In early August, my husband John and I made a trip to Ashland, Oregon. While we were there I was scheduled to do a cooking demonstration at the best culinary store in the area, Allyson’s Kitchen. This amazing store is a “must see” if you are visiting Ashland. With its extensive wine selections, gourmet deli and dining room, this shop is perfect for food-lovers.
About a week before our trip, Deborah Thompson of Applegate Valley Lavender Farm emailed me. She told me her farm was located just outside of Ashland and she would be providing Allyson’s Kitchen with culinary lavender for my presentation. Deborah wrote, “I will be providing the culinary lavender for your visit. Which variety would you prefer to use and what is the quantity that you will need?”
I love discovering new lavender farms and was eager to meet Deborah. Right then, I knew I would not miss the opportunity to visit her farm.
As I opened the car door, the heat blasted me. Temperatures in Ashland were in the nineties and climbing. The thirty-five mile drive to Applegate allowed me to see the brown parched hills, vineyards and ranch land in the Applegate Valley. This landscape with its sunny climate, rocky dry soil and it well-drained hillsides was made for growing lavender, so I was surprised I didn’t see more of it along the highway. Just then, I spotted several neat rows on a farm on the left. I pulled into the driveway.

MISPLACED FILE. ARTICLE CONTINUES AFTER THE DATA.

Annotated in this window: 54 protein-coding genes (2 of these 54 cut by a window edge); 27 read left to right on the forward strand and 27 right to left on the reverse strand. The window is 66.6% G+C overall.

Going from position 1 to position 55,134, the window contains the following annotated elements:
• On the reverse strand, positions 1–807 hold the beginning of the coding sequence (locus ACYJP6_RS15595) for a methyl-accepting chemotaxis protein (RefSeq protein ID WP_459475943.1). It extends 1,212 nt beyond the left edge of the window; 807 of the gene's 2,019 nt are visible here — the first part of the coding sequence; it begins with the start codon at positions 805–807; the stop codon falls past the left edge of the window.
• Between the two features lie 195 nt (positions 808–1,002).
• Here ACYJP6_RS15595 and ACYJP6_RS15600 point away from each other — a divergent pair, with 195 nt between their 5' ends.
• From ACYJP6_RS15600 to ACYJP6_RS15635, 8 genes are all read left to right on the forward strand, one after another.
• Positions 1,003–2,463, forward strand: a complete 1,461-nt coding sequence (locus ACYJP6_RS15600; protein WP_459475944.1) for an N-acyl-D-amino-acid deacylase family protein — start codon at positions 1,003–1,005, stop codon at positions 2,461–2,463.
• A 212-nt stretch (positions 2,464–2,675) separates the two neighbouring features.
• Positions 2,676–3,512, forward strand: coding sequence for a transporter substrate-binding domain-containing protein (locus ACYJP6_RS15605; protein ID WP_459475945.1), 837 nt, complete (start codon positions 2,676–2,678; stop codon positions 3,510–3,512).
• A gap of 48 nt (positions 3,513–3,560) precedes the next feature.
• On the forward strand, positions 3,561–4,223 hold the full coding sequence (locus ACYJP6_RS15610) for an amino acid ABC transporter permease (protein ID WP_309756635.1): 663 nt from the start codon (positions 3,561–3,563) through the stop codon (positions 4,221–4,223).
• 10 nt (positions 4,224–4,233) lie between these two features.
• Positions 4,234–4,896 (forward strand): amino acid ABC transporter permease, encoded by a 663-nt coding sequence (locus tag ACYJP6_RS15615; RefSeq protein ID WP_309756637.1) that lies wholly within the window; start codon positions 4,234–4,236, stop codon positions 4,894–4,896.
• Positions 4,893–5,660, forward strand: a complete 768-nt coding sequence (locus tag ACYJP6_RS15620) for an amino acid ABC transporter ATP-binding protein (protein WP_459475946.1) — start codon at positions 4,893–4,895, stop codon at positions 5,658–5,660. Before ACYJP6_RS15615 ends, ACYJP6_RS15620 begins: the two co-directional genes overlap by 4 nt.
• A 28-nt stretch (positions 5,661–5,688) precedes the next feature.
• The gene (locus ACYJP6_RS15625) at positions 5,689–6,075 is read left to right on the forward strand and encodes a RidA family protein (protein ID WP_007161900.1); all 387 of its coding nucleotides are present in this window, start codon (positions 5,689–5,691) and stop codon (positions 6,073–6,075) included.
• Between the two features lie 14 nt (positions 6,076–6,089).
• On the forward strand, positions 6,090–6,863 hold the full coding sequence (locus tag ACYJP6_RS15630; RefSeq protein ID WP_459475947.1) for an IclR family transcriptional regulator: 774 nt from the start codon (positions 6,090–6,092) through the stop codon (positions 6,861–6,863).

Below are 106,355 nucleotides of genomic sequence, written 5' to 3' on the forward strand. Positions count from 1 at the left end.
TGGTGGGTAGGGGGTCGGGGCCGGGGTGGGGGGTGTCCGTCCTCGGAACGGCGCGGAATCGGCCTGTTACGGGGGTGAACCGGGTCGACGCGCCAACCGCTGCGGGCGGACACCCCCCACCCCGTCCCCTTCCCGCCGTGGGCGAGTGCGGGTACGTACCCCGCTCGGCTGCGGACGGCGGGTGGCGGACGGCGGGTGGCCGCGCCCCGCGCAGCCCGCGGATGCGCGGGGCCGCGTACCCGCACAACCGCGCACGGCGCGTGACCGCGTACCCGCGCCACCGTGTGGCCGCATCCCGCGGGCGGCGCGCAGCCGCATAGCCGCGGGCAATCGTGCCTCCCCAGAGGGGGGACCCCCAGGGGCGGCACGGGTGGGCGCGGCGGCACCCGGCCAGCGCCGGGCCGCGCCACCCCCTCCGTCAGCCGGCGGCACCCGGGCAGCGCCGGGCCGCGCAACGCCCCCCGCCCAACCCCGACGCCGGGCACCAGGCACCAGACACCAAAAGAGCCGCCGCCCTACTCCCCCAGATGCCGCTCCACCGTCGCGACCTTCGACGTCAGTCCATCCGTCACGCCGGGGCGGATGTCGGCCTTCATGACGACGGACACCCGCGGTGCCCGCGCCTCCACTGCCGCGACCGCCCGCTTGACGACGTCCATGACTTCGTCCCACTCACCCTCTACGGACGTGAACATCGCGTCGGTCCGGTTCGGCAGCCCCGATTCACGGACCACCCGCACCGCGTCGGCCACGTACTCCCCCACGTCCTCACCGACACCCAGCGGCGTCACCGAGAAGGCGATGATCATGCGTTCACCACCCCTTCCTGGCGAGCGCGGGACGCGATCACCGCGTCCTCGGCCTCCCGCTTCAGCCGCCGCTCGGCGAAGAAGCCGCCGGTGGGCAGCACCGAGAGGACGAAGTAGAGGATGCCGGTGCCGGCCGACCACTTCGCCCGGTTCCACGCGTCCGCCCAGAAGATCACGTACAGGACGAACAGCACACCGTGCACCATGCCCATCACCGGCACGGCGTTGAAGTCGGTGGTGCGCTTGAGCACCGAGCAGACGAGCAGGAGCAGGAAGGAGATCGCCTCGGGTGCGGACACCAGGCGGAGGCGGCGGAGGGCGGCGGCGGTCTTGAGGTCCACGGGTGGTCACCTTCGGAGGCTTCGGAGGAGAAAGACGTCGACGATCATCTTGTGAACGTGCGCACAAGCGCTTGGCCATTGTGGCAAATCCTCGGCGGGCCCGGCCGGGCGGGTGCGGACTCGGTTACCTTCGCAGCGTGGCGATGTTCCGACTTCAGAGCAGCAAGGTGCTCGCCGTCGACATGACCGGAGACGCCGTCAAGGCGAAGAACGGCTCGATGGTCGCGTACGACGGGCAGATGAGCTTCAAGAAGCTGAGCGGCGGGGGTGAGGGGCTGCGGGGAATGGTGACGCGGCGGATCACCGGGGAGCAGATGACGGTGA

A woman with curly strawberry blonde hair waved to me from the field. “Welcome to Applegate Valley Lavender Farm,” she said with an engaging smile. As I stepped out of the car, the sweet fragrance of the lavender greeted me. Deborah offered me a cold glass of lavender lemonade and led me on a tour of her farm. A strong wind blew as we walked around the farm. “We planted our first 150 plants in 2005. As for varieties, we grow grosso and royal velvet,” she said. “We are a startup lavender farm.” Deborah joined the Oregon Lavender Association, attending her first lavender festival this summer.
Deborah pointed out new lavender plants she would be planting this fall. The farm also sells a variety of gift items like these darling teddy bears.
After introducing me to her dog and her pet sheep, we talked about the potential for this region. Deborah told me her dream for the Applegate Valley is for it to become a popular tourist destination. She sees the burgeoning wine industry and lavender as opportunities for economic development. Deborah realizes this is a tough economy in which to start a new business, however she has a beautiful property, a clear vision and lots of determination.
Next summer, I am looking forward to visiting Southern Oregon again and hoping Deborah and I can team a summer cooking session at Allyson’s Kitchen!